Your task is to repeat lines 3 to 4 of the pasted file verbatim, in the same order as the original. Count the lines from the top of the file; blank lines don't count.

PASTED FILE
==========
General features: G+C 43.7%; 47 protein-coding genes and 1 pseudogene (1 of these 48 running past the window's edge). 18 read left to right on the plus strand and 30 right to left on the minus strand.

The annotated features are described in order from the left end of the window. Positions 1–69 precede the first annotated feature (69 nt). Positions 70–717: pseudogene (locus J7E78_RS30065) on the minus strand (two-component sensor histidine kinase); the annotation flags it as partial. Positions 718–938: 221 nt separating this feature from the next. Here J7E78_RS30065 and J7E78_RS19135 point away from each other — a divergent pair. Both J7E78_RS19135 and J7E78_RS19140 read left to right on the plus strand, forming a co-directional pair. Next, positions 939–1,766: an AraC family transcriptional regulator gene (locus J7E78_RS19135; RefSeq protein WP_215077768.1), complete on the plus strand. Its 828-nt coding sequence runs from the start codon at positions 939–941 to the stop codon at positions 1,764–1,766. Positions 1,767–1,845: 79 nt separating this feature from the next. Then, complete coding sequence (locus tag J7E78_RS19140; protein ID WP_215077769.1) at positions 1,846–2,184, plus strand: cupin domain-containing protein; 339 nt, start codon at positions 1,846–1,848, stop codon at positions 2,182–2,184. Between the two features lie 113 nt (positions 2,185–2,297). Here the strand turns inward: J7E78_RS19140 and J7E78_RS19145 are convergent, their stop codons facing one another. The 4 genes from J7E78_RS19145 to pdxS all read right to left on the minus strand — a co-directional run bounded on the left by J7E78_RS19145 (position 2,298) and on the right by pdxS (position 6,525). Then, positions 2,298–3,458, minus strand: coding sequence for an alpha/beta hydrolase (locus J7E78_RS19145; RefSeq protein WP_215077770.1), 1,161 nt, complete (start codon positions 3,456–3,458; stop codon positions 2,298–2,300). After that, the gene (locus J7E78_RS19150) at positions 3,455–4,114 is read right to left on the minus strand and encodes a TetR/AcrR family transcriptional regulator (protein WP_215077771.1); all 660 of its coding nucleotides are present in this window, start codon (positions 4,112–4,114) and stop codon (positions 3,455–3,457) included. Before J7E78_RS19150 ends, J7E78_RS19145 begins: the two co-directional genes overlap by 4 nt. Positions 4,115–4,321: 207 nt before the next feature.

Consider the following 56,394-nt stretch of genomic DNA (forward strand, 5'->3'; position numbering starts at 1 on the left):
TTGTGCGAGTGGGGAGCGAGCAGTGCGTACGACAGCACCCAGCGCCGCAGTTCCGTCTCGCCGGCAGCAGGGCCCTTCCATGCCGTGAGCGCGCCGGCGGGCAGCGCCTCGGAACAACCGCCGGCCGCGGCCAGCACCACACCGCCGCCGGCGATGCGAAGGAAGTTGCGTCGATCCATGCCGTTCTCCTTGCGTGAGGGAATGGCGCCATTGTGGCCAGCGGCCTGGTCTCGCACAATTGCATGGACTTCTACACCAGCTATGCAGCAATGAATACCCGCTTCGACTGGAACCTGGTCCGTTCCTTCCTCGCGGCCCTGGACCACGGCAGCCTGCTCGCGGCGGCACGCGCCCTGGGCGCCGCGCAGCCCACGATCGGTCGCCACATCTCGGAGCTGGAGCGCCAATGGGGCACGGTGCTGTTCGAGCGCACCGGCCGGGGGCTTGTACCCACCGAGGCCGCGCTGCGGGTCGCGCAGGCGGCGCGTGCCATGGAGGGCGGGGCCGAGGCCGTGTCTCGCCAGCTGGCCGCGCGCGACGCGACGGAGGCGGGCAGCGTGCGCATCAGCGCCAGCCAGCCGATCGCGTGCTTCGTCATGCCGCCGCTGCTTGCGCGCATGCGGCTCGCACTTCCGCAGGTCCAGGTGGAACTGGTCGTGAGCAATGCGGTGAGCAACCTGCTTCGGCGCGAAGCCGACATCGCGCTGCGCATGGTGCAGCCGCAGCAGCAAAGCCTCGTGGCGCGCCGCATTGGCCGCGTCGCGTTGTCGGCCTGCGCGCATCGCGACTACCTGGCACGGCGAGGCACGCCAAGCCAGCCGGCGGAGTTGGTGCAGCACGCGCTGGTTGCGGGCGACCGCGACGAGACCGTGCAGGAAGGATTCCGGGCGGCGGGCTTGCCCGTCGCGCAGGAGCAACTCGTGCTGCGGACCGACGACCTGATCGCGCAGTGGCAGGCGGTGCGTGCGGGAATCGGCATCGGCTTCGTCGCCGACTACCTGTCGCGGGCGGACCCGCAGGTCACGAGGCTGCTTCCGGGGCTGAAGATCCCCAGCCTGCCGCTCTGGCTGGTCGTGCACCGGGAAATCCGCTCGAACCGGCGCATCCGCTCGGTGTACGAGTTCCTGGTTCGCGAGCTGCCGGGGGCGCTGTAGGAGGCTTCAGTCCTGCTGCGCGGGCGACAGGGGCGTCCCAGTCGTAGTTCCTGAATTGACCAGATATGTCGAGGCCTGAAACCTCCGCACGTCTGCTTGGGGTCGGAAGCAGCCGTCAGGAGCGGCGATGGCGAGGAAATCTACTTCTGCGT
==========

Consider the following 56,394-nt stretch of genomic DNA (forward strand, 5'->3'; position numbering starts at 1 on the left):
TTGTGCGAGTGGGGAGCGAGCAGTGCGTACGACAGCACCCAGCGCCGCAGTTCCGTCTCGCCGGCAGCAGGGCCCTTCCATGCCGTGAGCGCGCCGGCGGGCAGCGCCTCGGAACAACCGCCGGCCGCGGCCAGCACCACACCGCCGCCGGCGATGCGAAGGAAGTTGCGTCGATCCATGCCGTTCTCCTTGCGTGAGGGAATGGCGCCATTGTGGCCAGCGGCCTGGTCTCGCACAATTGCATGGACTTCTACACCAGCTATGCAGCAATGAATACCCGCTTCGACTGGAACCTGGTCCGTTCCTTCCTCGCGGCCCTGGACCACGGCAGCCTGCTCGCGGCGGCACGCGCCCTGGGCGCCGCGCAGCCCACGATCGGTCGCCACATCTCGGAGCTGGAGCGCCAATGGGGCACGGTGCTGTTCGAGCGCACCGGCCGGGGGCTTGTACCCACCGAGGCCGCGCTGCGGGTCGCGCAGGCGGCGCGTGCCATGGAGGGCGGGGCCGAGGCCGTGTCTCGCCAGCTGGCCGCGCGCGACGCGACGGAGGCGGGCAGCGTGCGCATCAGCGCCAGCCAGCCGATCGCGTGCTTCGTCATGCCGCCGCTGCTTGCGCGCATGCGGCTCGCACTTCCGCAGGTCCAGGTGGAACTGGTCGTGAGCAATGCGGTGAGCAACCTGCTTCGGCGCGAAGCCGACATCGCGCTGCGCATGGTGCAGCCGCAGCAGCAAAGCCTCGTGGCGCGCCGCATTGGCCGCGTCGCGTTGTCGGCCTGCGCGCATCGCGACTACCTGGCACGGCGAGGCACGCCAAGCCAGCCGGCGGAGTTGGTGCAGCACGCGCTGGTTGCGGGCGACCGCGACGAGACCGTGCAGGAAGGATTCCGGGCGGCGGGCTTGCCCGTCGCGCAGGAGCAACTCGTGCTGCGGACCGACGACCTGATCGCGCAGTGGCAGGCGGTGCGTGCGGGAATCGGCATCGGCTTCGTCGCCGACTACCTGTCGCGGGCGGACCCGCAGGTCACGAGGCTGCTTCCGGGGCTGAAGATCCCCAGCCTGCCGCTCTGGCTGGTCGTGCACCGGGAAATCCGCTCGAACCGGCGCATCCGCTCGGTGTACGAGTTCCTGGTTCGCGAGCTGCCGGGGGCGCTGTAGGAGGCTTCAGTCCTGCTGCGCGGGCGACAGGGGCGTCCCAGTCGTAGTTCCTGAATTGACCAGATATGTCGAGGCCTGAAACCTCCGCACGTCTGCTTGGGGTCGGAAGCAGCCGTCAGGAGCGGCGATGGCGAGGAAATCTACTTCTGCGT